Listener's Guide

The S Meter - Measuring Radio Signal Strength

They must be the most talked about topic on the air. True to say the figures over nine lend importance to a report and the graphic use of red in some designs make the listener feel something really special is going on, but they are for the most part only a guide.

Have fun with them by all means but please do not hold them up as gospel.

S meter scale

Only in a few classic designs has the law on which the S Meter scale is based been fully interpreted. Even then the antenna has to be an EXACT match to the input impedance of the set with no compromises.

Radio hams exchanging signal reports should realise that to be of any value, the two operating stations must be identical from the ground up. Quite literally, as soil conductivity around an antenna is a vital part of its characteristics. Having said all that, what kind of voltages exist at the antenna socket?

S Meter Specification

The International Amateur Radio Union (IARU) agreed on a technical recommendation for S Meter calibration for HF and VHF/UHF transceivers in 1981.

IARU Region 1 Technical Recommendation R.1 defines S9 for the HF bands to be a receiver input power of -73 dBm. This is a level of 50 microvolts at the receiver's antenna input assuming the input impedance of the receiver is 50 ohms.

A weak signal with signal strength of S2 corresponds to received power of -115 dBm or 0.40 microvolts in 50 ohms on HF.

A strong signal with signal strength of S8 corresponds to received power of -79 dBm or 25 microvolts in 50 ohms on HF.

For VHF bands the recommendation defines S9 to be a receiver input power of -93 dBm. This is the equivalent of 5 microvolts in 50 ohms.

The recommendation defines a difference of one S-unit corresponds to a difference of 6 decibels (dB), equivalent to a voltage ratio of two, or power ratio of four.

Signals stronger than S9 are given with an additional dB rating, thus S9 + 20dB, or verbally 20 decibels over S9. Some signal signal generators are calibrated in dB above 1uV and have an ouput in EMF.

For example to set an HF receiver's S-reading to S9 set the signal generator output to 34 dB above 1uV

S-Points Below 30MHz

S-Points Below 30MHz
Signal strengthRelative intensityReceived VoltageReceived Power Across 50 Ohms
S1-48dB0.20uV-14dBuV790aW-121dBm
S2-42dB0.40uV-8dBuV3.2fW-115dBm
S3-36dB0.79uV-2dBuV13fW-109dBm
S4-30dB1.6uV4dBuV50fW-103dBm
S5-24dB3.2uV10dBuV200fW-97dBm
S6-18dB6.3uV16dBuV790fW-91dBm
S7-12dB13uV22dBuV3.2pW-85dBm
S8-6dB25uV28dBuV13pW-79dBm
S90dB50uV34dBuV50pW-73dBm
S9+1010dB160uV44dBuV500pW-63dBm
S9+2020dB500uV54dBuV5.0nW-53dBm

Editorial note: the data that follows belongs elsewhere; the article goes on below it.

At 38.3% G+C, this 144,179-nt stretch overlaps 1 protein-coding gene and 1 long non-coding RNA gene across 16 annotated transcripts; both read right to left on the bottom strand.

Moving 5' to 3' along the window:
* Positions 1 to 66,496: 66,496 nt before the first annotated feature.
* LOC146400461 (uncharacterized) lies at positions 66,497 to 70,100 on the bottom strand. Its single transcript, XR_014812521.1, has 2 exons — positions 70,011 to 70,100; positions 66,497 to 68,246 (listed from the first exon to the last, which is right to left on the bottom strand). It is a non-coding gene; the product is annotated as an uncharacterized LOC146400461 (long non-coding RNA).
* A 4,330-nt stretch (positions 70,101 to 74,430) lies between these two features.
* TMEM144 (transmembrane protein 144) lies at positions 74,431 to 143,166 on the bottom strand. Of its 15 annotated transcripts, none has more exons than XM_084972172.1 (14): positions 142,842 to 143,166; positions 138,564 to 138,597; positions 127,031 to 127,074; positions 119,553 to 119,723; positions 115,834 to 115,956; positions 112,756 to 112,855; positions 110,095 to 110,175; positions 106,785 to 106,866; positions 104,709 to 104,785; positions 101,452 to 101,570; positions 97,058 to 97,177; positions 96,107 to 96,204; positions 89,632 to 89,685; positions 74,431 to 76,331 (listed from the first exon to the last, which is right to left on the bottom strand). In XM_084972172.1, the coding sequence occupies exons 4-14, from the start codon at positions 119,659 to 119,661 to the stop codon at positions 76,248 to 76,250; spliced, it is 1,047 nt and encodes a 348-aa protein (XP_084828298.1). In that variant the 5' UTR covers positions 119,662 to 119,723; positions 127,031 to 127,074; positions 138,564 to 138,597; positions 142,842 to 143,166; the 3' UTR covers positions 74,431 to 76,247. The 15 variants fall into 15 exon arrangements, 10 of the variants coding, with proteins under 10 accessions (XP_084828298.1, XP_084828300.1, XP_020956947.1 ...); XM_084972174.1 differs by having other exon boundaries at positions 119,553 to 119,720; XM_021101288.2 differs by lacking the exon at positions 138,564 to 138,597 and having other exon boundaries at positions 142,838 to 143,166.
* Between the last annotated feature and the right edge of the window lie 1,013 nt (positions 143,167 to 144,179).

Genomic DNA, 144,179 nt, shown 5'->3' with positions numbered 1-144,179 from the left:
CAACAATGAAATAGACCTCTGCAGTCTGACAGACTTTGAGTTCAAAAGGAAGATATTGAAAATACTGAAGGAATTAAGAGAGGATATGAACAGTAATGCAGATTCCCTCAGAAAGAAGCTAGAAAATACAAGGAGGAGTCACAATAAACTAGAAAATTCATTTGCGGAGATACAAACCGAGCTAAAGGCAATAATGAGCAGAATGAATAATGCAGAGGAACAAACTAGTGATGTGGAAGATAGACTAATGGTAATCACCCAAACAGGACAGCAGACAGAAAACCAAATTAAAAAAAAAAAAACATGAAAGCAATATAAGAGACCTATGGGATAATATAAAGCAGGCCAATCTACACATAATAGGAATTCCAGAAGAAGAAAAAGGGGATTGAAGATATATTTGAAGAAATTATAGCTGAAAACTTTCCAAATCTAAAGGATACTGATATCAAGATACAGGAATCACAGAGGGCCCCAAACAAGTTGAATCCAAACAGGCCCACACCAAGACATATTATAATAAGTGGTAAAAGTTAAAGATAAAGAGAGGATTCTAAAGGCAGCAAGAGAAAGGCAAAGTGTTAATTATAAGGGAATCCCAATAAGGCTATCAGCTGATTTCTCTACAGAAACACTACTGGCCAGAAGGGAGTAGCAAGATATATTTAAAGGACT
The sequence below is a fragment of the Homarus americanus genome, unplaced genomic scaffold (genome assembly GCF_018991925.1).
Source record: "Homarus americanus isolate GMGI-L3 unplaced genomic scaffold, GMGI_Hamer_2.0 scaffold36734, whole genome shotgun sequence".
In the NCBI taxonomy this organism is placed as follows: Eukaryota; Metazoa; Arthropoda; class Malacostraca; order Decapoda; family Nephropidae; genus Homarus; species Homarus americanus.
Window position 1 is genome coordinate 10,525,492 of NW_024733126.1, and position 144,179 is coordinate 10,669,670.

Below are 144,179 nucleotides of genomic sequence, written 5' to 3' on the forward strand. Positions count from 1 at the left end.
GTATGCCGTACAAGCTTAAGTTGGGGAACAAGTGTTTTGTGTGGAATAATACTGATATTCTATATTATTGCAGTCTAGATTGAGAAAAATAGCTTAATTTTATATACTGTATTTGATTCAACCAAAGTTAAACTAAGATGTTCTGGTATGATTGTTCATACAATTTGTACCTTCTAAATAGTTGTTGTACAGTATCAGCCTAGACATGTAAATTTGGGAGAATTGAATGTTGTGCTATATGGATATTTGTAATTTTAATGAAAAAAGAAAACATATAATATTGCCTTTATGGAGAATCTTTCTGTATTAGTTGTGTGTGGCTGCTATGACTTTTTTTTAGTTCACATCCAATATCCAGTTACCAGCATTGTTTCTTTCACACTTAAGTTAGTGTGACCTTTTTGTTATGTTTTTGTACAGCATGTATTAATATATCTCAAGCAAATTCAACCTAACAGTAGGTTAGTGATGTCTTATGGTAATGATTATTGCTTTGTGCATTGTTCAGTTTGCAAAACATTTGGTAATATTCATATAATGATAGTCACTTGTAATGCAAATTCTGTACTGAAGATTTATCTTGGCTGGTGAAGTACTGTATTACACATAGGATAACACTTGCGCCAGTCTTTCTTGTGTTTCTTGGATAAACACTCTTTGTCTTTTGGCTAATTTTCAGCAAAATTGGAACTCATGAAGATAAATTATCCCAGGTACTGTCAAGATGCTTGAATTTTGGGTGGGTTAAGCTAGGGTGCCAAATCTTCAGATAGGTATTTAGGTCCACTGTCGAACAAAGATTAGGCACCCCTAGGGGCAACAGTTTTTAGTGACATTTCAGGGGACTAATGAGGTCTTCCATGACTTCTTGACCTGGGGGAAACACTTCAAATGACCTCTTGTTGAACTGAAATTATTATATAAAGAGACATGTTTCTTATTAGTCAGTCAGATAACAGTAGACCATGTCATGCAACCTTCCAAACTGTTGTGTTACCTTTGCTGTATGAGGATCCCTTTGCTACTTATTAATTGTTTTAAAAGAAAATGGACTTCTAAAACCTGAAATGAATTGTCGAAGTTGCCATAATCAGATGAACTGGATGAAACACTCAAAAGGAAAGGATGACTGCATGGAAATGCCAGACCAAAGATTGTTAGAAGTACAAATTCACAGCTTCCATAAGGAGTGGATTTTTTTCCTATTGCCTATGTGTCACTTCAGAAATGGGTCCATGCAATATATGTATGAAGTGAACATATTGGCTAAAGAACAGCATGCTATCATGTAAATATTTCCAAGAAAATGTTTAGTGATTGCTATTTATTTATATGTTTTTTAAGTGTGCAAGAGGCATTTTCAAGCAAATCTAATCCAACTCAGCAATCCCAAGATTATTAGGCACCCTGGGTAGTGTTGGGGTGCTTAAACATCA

S9+3030dB1.6mV64dBuV50nW-43dBm
S9+4040dB5.0mV74dBuV500nW-33dBm
S9+5050dB16mV84dBuV5.0uW-23dBm
S9+6060dB50mV94dBuV50uW-13dBm

S-Points Above 30MHz

S-Points Above 30MHz
Signal strengthRelative intensityReceived VoltageReceived Power Across 50 Ohms
S1-48dB20nV-34dBuV7.9aW-141dBm
S2-42dB40nV-28dBuV32aW-135dBm
S3-36dB79nV-22dBuV130aW-129dBm
S4-30dB160nV-16dBuV500aW-123dBm
S5-24dB320nV-10dBuV2.0fW-117dBm
S6-18dB630nV-4dBuV7.9fW-111dBm
S7-12dB1.3uV2dBuV32fW-105dBm
S8-6dB2.5uV8dBuV130fW-99dBm
S90dB5.0uV14dBuV500fW-93dBm
S9+1010dB16uV24dBuV5.0pW-83dBm
S9+2020dB50uV34dBuV50pW-73dBm
S9+3030dB160uV44dBuV500pW-63dBm
S9+4040dB500uV54dBuV5.0nW-53dBm
S9+5050dB1.6mV64dBuV50nW-43dBm
S9+6060dB5.0mV74dBuV500nW-33dBm

Where the signal is acutely strong, report the level but listen on the attenuator. With signals this strong, there is no need for the real performance of a communications receiver so avoid overload distortion with a prod at the ATTN button.

S Meter Readings - Myth And Legend

In an article written for AOR, there is one problem with having a calibrated S Meter.

If the meter in question is on an AR7030, then rest assured, it will be accurate as long as the antenna impedance has been matched to 50 ohms. But, once you know it's telling the truth, we all seem hell-bent on bending it around the end-stop.

Longer long-wires, better Beverages, radical rhombics, daring dipoles, quintessential quads, whimsical Windoms, gee-whiz G5RV's and indescribable impedance matching conspire to red-line the meter.

More is better, surely? Not necessarily. And don't call me Shirley.

Our ability to hear a signal is not just based on strength. It is the ratio of that strength to any noise degrading your enjoyment of it.

Therefore, go for the best signal-to-noise ratio. Users of loop and balanced aerials will have already noted that signal levels are generally down compared to a long-wire, but the noise levels are greatly reduced.

The signal-to-noise ratio has been improved not by increasing the signal level but by dropping the noise floor. OK, the S Meter is down but the signal is clearer. In real terms, audibility is up.

As long as the signal is strong enough to quiet the receiver - not really a problem with an AOR - then if it's there to be heard, you'll hear it. Having said all this, there is still something magical about going for out-and-out signal strength. And an AOR AR7030 can take it.